Posted: Thursday 9th February 2012 by WildlifeSightings
Redwing - Credit Amy Lewis
YWT Askham Bog: Siskins, fieldfare and redwing have been seen on the reserve, as well as a red admiral!
Anne German, YWT member
YWT Spurn: An Egyptian goose has stopped off at Spurn.
YWT Hodgson's Fields: A barn owl has been seen flying over the fields.
Jacqui Green, Eastern Field Officer
YWT Wheldrake Ings: Three short-eared owls, three Iceland gulls, a peregrine and ninety-four dunlin were seen this weekend at Wheldrake.
YWT Pulfin Bog: Two whooper swans and two short-eared owls.
YWT North Cave Wetlands: Recent sightings include a flock of 14 twite, a finch which breeds in the uplands of the UK and winters in the saltmarsh, so this sighting is unusual.
YWT Wheldrake Ings: A recent sighting of a bittern on the iced-up pool, plus an otter on the river by the Tower Hide.
YWT Spurn: A slavonian grebe has been seen on the sea recently.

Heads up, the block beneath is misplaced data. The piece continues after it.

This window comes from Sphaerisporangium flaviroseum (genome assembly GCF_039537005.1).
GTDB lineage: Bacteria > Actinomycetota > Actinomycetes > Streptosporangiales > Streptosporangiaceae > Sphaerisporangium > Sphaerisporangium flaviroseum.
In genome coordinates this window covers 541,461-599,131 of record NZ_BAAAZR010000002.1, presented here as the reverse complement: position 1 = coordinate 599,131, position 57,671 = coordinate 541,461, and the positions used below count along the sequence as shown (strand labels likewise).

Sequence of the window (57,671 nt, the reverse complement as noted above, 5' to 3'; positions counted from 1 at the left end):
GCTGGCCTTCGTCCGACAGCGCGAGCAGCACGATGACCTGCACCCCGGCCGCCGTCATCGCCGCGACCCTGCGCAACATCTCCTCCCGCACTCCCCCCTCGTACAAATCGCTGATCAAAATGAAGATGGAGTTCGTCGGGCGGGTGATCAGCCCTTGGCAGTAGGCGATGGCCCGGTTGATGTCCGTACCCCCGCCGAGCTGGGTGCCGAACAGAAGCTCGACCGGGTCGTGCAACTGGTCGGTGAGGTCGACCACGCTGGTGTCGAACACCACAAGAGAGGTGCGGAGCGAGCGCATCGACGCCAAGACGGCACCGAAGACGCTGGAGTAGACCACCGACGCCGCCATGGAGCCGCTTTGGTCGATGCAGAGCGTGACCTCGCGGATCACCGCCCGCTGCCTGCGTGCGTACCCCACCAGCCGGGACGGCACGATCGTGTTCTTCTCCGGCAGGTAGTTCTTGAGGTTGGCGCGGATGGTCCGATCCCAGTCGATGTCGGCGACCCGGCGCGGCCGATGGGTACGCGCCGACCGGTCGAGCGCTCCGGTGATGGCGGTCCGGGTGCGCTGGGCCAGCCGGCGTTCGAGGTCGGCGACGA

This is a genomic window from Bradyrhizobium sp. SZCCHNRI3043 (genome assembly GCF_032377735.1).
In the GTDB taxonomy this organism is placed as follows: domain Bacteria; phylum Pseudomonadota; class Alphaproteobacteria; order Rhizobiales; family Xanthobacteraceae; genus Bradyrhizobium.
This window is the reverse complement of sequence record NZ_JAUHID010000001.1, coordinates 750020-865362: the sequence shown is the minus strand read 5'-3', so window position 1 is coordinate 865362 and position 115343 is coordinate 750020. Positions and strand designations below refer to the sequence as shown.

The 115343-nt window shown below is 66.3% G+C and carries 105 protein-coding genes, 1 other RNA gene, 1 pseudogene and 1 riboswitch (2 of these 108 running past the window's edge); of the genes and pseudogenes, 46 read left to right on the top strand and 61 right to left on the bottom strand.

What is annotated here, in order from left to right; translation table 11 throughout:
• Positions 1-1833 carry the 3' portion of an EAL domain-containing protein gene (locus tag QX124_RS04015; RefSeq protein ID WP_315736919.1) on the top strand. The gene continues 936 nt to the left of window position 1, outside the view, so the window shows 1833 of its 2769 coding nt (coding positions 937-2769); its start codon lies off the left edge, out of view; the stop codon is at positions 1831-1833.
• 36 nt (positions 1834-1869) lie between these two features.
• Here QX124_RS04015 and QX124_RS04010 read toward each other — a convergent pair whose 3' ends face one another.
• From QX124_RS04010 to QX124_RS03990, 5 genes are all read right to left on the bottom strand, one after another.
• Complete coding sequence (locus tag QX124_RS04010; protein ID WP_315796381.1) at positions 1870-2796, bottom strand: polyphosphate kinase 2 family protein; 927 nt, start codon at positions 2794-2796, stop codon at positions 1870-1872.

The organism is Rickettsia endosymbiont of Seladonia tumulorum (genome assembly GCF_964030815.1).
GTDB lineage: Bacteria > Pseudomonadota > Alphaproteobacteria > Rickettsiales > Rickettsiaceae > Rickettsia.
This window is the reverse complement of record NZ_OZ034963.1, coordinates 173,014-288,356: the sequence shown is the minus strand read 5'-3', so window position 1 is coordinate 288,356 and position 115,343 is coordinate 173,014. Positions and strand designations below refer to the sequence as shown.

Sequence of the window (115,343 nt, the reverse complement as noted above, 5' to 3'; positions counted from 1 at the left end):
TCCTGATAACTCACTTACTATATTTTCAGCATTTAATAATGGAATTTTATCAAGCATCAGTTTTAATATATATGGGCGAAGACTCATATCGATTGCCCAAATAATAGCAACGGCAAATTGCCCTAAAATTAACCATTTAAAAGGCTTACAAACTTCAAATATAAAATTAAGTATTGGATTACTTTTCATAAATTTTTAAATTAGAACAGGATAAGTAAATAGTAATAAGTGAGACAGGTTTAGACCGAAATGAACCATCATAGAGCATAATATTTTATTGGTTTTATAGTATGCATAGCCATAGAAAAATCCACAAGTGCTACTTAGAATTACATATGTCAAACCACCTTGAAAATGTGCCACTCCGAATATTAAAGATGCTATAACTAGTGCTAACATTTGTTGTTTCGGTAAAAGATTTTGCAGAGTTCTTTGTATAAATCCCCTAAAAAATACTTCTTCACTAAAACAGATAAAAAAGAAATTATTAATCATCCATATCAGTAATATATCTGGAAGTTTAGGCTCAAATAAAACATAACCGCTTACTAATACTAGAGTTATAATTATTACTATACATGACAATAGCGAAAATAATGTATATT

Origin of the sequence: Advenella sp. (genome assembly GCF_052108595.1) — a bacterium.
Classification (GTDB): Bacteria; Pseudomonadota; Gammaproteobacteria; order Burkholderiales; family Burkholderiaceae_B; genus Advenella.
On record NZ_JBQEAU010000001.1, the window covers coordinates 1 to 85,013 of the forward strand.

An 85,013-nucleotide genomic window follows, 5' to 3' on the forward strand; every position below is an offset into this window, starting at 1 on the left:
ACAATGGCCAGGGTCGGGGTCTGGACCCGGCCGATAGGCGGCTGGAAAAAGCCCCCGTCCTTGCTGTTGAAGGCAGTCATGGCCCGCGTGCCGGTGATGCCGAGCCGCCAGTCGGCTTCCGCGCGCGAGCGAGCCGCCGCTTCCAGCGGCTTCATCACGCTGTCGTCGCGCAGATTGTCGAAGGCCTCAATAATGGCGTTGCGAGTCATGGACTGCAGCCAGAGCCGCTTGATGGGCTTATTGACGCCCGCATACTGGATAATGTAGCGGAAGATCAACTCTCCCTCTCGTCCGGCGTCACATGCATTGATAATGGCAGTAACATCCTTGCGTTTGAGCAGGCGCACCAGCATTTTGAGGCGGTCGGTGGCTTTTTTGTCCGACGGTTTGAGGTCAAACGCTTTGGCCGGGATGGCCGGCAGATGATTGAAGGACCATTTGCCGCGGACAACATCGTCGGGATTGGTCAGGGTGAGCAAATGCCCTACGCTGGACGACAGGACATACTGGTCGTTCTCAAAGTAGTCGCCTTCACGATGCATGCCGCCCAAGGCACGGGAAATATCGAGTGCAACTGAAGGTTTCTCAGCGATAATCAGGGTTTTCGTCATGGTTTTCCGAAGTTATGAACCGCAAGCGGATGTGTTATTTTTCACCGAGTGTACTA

A58, near junction with the A1: A beautiful red kite was seen hovering.
Church Fenton: A kestrel was seen swooping down for its breakfast, and came back up with a vole.
Joanna Richards - Communications Officer
River Ouse: An otter was spotted near Poppleton.
Hull: A redwing was sighted at Hull Northern Cemetery.
YWT Pearson Park: We are seeing more winter thrushes, redwing and fieldfare close to Hull's boundaries, probably seeking food in the milder city climate.
Tony Martin - Community & Wildlife Manager
YWT Spurn: As I drove along the coast road today towards Spurn flocks of fieldfares lined my route silhouetted on the stripped haw hedges. They are coming to the coast from frozen inland England or the even more frozen mainland Europe. Either way put down some apple for the winter thrushes, it does not have to be in the garden it could be a park or allotment.
Andrew Gibson - Outer Humber Officer
YWT Sprotbrough Flash: Bittern spotted in a tree! It stayed put for a couple of hours, close to the second hide from Sprotbrough. It may have been flushed by a fox. Also a lovely little robin, grey heron and pheasant.
Denis Matthewman (all photos his own)